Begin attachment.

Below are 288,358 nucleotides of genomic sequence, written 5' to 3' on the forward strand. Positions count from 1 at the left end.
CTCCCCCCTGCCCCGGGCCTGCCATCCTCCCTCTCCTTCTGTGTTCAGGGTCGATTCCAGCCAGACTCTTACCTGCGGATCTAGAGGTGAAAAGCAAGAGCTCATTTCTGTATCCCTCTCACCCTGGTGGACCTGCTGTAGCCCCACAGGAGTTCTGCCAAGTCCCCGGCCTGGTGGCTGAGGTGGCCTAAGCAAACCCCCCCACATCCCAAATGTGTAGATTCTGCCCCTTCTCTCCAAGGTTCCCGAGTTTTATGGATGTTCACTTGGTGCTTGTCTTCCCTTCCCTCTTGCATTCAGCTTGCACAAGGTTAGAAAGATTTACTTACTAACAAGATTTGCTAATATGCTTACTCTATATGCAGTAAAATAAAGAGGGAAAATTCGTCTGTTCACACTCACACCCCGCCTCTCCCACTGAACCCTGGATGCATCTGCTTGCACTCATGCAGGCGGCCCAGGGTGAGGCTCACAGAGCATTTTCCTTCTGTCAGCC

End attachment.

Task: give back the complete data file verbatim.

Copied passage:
Below are 288,358 nucleotides of genomic sequence, written 5' to 3' on the forward strand. Positions count from 1 at the left end.
CTCCCCCCTGCCCCGGGCCTGCCATCCTCCCTCTCCTTCTGTGTTCAGGGTCGATTCCAGCCAGACTCTTACCTGCGGATCTAGAGGTGAAAAGCAAGAGCTCATTTCTGTATCCCTCTCACCCTGGTGGACCTGCTGTAGCCCCACAGGAGTTCTGCCAAGTCCCCGGCCTGGTGGCTGAGGTGGCCTAAGCAAACCCCCCCACATCCCAAATGTGTAGATTCTGCCCCTTCTCTCCAAGGTTCCCGAGTTTTATGGATGTTCACTTGGTGCTTGTCTTCCCTTCCCTCTTGCATTCAGCTTGCACAAGGTTAGAAAGATTTACTTACTAACAAGATTTGCTAATATGCTTACTCTATATGCAGTAAAATAAAGAGGGAAAATTCGTCTGTTCACACTCACACCCCGCCTCTCCCACTGAACCCTGGATGCATCTGCTTGCACTCATGCAGGCGGCCCAGGGTGAGGCTCACAGAGCATTTTCCTTCTGTCAGCC